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Author Topic: Straight Key Ergonomics  (Read 5451 times)
KB3MDT
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Posts: 199




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« on: June 02, 2014, 07:18:19 PM »

Hi,
      I'd like to learn Morse Code and use a straight key.   Mr Arthur Rightiss (Arthritis) is a not so good a friend of mine.  :-)   What is the ergonomic way to use a straight key? 

1) Index finger only?
2) Index and middle finger?
3) Other

I figure I'd ask, as its easier to learn the correct way than having to unlearn the wrong way.  Thanks.

Ken
73
KB3MDT
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VA7CPC
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Posts: 2386




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« Reply #1 on: June 02, 2014, 07:32:29 PM »

FWIW:

Get a paddle.

You can work a single-lever paddle (or an iambic paddle) by just rotating your forearm, _without_ moving your fingers or your wrist.  You can't use "iambic technique" that way (it requires quick and delicate finger movement), but you can send CW plenty fast enough for most QSO's.

That means you'll need a keyer (the device that detects a closed contact, and makes "dits" and "dahs").  Keyers are pretty cheap, and most modern rigs (say, within the past 15 years) have them built in.

Another consideration:

. . . It's a lot harder to _receive_ Morse, than it is to _send_ Morse.

So start to practice receiving.  There are lots of practice programs for PC, Mac's, and a good online site:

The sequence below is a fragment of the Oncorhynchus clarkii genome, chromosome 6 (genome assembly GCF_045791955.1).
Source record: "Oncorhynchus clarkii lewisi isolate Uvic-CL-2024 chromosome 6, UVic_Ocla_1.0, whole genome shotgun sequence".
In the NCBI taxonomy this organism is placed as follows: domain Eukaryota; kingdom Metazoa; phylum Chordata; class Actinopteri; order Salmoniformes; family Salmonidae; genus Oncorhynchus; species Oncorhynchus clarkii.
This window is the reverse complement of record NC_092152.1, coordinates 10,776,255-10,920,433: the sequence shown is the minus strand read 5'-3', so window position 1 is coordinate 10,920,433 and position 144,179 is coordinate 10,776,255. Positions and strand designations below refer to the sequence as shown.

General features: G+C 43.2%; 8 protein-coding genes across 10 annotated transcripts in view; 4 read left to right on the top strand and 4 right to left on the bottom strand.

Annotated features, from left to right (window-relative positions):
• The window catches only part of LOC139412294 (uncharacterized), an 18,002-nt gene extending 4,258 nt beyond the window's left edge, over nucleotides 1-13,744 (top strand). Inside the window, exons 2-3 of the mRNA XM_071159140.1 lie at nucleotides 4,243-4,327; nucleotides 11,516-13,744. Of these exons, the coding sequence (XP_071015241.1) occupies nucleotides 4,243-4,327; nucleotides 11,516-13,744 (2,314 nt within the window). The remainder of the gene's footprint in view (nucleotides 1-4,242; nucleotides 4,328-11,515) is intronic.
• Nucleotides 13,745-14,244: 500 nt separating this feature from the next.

lcwo.net     ("Learn CW Online")

.           Charles

PS -- the "key vs paddle" debate is a religious issue.  I have my faith, and others have theirs.
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NN4RH
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Posts: 324




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« Reply #2 on: June 02, 2014, 08:20:34 PM »

Hi,
      I'd like to learn Morse Code and use a straight key.   Mr Arthur Rightiss (Arthritis) is a not so good a friend of mine.  :-)   What is the ergonomic way to use a straight key? 

1) Index finger only?
2) Index and middle finger?
3) Other

I figure I'd ask, as its easier to learn the correct way than having to unlearn the wrong way.  Thanks.

Ken
73
KB3MDT


None of the above.

Google for a PDF titled "The art and skill of radio telegraphy"
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K7KBN
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Posts: 2802




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« Reply #3 on: June 02, 2014, 09:11:22 PM »

Index finger on top of knob; thumb and middle finger on the sides.  Wrist motion is what does it.  With Art in the picture, you do what works best for YOU, which might not be what I or anyone else suggests.